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  • Somehow just saying thank you doesn't seem like enough. But I hope you know how much your thoughtfulness has meant to me.

    A. Thornton

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  • Patient, calm, and funny. Mum's left in good hands. She's always happy dancing and joking around. They've become good friends.

    S. Manning

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In contrast, research into the live-in care industry by the Alzheimer’s Society found caregivers need more training.

Only 2 per cent of people affected by dementia say homecare workers ‘have enough dementia training’. Half (49 per cent) of people affected by dementia ‘disagree’ that ‘homecare workers understand the specific needs of people with dementia’.[2]

Clearly, there's a great deal more that can be done. Adequate training and experience go a long way to help everyone involved. It's not just your relative and other dementia sufferers that agonise, the care worker bears a sharp mental abrasion too. In the end, carers without sufficient training refuse to live with or make further visits to someone with dementia. They expressed feelings of helplessness and felt so unprepared.

That's why it is vital your loved one receives experienced care with a high level of dementia care education.

With that in mind, it's common to believe a dementia care home would be the best place for your loved one. However, it's never that simple as dementia patients still have our natural desire to live independently.[3,4] In fact, the Alzheimer’s Society's research shows...

83% of respondents said being able to live at home was very important to the person with dementia.

Even though people with dementia are inflicted with mental disabilities, they're still able to express our basic motives. We may feel "it's for the best" to place them in a specialist care home, although, reality can be very different. In all honesty, your loved one is no doubt still lucid enough to know what is happening. In spite of varying degrees of cognitive impairment. They are aware. It is disorientating. Therefore, being moved away from their home can be traumatic.

Under those circumstances, your relative may become isolated and depressed. Develop anxiety. Resist care and express behavioural disturbances if correct measures are not taken by the care facility. Actually, dementia care home residents are known for their attempts to escape... that's why many care homes lock them in. Again, they know they are being locked in. They may feel like a prisoner, which adds to the negative experience.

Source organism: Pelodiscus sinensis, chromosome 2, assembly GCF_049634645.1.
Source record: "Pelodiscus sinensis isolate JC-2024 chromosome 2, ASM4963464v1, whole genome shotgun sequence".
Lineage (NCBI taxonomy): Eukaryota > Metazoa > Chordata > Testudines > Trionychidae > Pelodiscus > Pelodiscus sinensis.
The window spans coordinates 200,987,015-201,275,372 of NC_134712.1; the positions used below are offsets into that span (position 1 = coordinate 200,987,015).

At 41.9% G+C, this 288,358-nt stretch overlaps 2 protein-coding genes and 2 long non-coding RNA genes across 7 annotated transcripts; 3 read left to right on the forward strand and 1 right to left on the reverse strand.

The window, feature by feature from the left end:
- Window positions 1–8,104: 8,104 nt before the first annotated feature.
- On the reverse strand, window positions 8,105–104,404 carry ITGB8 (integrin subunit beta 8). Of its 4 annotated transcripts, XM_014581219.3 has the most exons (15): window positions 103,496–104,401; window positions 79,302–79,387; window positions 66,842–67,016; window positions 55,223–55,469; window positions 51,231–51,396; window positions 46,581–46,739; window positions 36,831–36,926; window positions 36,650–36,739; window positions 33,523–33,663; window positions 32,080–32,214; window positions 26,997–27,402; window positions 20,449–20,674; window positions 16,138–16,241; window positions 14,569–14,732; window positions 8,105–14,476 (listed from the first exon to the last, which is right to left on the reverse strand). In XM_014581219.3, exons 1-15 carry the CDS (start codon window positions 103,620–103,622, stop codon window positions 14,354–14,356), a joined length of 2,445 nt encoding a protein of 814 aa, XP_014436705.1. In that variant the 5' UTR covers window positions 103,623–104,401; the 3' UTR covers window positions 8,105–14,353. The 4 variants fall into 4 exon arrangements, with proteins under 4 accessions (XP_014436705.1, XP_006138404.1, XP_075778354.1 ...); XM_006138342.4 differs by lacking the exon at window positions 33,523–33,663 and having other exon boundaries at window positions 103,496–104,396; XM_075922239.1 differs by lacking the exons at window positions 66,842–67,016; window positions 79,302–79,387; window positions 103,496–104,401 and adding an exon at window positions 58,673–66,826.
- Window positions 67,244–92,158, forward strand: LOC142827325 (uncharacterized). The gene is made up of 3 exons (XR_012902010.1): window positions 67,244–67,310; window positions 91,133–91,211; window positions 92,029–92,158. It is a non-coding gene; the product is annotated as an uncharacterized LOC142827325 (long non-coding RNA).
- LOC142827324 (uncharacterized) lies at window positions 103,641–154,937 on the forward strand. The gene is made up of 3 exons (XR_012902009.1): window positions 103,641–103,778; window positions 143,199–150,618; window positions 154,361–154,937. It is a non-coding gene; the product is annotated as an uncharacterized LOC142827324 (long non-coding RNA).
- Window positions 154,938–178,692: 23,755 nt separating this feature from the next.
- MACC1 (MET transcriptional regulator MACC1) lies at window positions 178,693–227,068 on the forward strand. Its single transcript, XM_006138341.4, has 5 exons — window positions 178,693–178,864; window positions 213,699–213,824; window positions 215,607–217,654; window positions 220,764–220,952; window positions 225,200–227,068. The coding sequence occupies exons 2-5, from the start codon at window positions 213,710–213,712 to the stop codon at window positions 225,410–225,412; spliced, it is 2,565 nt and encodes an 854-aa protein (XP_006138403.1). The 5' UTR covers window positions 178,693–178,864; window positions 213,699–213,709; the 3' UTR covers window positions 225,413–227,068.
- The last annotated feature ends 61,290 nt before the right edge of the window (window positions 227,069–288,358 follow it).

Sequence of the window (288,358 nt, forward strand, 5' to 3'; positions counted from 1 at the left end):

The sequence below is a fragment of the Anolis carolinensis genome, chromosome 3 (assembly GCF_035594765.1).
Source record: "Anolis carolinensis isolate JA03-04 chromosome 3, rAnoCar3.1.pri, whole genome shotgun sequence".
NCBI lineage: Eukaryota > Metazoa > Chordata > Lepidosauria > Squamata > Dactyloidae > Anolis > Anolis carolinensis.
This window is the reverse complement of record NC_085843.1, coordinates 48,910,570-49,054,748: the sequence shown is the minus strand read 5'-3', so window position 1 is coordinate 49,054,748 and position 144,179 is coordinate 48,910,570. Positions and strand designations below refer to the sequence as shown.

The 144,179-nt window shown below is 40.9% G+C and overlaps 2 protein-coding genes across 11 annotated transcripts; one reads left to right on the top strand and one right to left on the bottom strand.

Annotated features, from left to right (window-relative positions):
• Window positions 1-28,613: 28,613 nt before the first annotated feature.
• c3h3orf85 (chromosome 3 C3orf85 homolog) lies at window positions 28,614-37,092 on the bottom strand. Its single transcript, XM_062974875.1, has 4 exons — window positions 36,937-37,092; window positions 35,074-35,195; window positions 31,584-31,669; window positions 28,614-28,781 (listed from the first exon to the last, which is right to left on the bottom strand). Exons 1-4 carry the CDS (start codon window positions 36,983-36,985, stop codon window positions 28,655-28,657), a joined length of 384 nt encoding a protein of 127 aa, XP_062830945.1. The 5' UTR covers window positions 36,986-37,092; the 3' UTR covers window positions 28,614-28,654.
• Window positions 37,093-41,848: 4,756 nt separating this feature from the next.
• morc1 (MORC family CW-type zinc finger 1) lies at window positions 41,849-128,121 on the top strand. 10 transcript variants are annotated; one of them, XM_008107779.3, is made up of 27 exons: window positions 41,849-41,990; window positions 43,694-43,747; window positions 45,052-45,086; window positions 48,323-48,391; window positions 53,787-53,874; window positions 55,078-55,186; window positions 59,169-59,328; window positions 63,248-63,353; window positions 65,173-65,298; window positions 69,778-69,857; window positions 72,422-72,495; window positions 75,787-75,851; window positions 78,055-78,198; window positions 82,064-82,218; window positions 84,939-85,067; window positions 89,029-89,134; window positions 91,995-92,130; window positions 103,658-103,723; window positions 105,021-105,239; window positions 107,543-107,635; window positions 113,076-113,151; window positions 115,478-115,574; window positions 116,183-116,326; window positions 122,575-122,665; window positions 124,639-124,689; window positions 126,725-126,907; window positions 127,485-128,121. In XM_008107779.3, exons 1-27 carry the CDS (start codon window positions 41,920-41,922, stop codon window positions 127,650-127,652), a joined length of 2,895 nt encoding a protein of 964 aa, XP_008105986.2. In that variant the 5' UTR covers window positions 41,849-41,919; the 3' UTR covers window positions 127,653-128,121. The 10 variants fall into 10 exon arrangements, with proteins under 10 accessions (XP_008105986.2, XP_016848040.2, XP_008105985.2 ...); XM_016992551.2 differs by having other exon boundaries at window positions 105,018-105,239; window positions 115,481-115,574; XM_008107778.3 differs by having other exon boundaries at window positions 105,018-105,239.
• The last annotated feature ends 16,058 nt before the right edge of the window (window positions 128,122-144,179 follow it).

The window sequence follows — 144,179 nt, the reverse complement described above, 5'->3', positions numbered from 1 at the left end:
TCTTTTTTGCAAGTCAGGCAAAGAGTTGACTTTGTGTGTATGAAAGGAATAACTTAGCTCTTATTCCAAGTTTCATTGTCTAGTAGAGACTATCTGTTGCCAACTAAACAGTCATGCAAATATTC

I wish I could have continued care-in-the-home for my step-mother. She deteriorated so fast in a care home. They drugged her to "stop her distress" and soon after, she died. They showed no care at all.

D. Tom, Bucks

Homecare vs Care Home
for Dementia Patients

  • On better days, the patient is not confused about why they are in a care home.
  • Their own home is filled with happy, stimulating and comforting memories.
  • Patients in their own home are less likely to be awake during the nights. If they do struggle to sleep, there is someone there on a one-to-one basis.
  • Daily routines & relationships can be established or maintained with personalised home care.
  • Continuous care & supervision may be needed at all times to guide them.
  • Homecare provides increased reassurance for family and loved ones.
  • Care homes can have dedicated suites for dementia care. Although this is a good idea but in practice, they can be confusing and noisy environments.
  • Being adequately stimulated in the day often means that sleep patterns are often improved.

To be frank, history doesn't paint a pretty picture. With research showing only around 50% of advanced dementia nursing home residents "surviving beyond a year". And if they were sick during that time, with pneumonia, for example, their chances of survival shorten. Plus, "participants diagnosed with Alzheimer disease were more likely to die".[5,6,7]